I got an interesting question from a consumer the other day regarding an unpaid payday loan. The consumer had taken out a payday loan but unfortunately lost their job and did not have the money in their bank account when it was time to repay the loan.
This led to fees being added by not only the payday lender but also bank overdraft fees. Long story short the unpaid loan ended up with a debt collector who has threatened jail time for writing a bad check.
First, the United States does not have a debtor’s prison. The debt collector is committing fraud by alleging a debtor can be charged with “theft by deception” or “check fraud.” It simply is not true and here is why.
In order to prove fraud the payday lender would have to show you took out the loan with the intention not to pay it back. They would also have to prove that when you took out the loan you knew your bank account would be empty. There is no way a payday lender could prove your intention was not to repay the loan.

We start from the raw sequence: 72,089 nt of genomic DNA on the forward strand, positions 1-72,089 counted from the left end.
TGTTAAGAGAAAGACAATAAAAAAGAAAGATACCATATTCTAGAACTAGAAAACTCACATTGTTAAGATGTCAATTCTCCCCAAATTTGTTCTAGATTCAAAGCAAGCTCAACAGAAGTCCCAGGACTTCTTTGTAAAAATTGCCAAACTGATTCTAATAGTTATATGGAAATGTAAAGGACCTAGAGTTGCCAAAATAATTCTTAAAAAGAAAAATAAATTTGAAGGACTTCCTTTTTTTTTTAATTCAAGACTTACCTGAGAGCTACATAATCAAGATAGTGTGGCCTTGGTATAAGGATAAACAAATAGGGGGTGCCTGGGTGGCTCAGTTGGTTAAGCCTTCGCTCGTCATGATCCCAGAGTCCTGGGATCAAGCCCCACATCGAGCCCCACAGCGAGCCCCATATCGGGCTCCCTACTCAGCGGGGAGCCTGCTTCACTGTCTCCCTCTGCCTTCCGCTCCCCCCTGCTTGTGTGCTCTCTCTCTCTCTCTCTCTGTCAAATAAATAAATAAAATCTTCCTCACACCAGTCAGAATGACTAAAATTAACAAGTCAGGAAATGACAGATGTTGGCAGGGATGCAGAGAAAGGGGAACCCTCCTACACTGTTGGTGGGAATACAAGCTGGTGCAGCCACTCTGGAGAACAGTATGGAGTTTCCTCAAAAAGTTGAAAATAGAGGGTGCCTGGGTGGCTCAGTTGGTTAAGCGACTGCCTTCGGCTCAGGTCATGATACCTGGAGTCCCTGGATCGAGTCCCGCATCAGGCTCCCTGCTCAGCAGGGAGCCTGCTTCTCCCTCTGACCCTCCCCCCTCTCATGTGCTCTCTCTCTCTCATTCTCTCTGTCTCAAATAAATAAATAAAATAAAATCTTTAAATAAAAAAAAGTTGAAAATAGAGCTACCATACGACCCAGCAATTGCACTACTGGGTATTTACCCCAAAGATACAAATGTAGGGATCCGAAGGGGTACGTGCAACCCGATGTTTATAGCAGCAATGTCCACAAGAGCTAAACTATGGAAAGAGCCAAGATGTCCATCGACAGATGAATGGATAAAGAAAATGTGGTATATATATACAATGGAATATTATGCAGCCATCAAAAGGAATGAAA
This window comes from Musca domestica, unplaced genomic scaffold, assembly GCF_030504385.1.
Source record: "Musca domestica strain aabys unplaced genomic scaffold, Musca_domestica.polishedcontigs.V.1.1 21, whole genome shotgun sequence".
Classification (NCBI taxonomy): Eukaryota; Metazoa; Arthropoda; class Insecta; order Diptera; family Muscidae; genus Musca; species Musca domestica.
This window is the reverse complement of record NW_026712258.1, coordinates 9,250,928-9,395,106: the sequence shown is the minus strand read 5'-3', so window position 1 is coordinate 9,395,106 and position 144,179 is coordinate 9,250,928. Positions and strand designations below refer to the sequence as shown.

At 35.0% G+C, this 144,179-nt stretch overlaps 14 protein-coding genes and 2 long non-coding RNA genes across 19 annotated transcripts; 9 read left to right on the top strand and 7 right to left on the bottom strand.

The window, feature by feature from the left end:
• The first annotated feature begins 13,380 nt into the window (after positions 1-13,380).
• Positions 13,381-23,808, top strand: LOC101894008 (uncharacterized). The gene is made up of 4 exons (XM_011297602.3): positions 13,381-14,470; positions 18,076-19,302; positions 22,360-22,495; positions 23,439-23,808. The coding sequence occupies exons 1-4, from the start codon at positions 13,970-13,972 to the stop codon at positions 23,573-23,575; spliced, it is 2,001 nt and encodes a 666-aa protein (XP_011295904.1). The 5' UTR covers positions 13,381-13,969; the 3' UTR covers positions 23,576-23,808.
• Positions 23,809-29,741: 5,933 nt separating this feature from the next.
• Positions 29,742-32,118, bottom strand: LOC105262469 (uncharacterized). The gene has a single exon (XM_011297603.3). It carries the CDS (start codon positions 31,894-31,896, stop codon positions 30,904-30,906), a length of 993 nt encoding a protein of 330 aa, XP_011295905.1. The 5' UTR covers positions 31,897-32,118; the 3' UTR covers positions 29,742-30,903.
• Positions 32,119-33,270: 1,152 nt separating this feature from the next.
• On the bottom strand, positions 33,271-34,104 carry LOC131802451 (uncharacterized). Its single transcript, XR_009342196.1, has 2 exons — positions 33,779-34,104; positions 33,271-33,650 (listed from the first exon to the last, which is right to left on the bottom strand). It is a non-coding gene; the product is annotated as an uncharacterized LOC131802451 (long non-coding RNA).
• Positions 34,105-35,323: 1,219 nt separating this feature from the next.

Debt is a Civil Matter not Criminal
A payday loan is a debt in which you have a civil, not criminal obligation to repay. The payday lender has every right to pursue you in a civil case matter but not a criminal case. The payday lender may be successful in a civil or small claims court in winning a judgment against you. Wages could be garnished or even your bank account levied. But there will be no jail time.
While a consumer who takes out a loan might be unable to pay it back, that’s not a crime. Debt collectors don’t have the authority to bring criminal charges against anyone.
If you or someone you know is being threatened with jail time by a debt collector report it immediately to your state’s attorney general along with the Federal Trade Commission and the Consumer Financial Protection Bureau.
The debt collector company is violating several federal laws and probably a few state laws. It is definitely a violation of the Fair Debt Collection Practices Act and you could be entitled to compensation.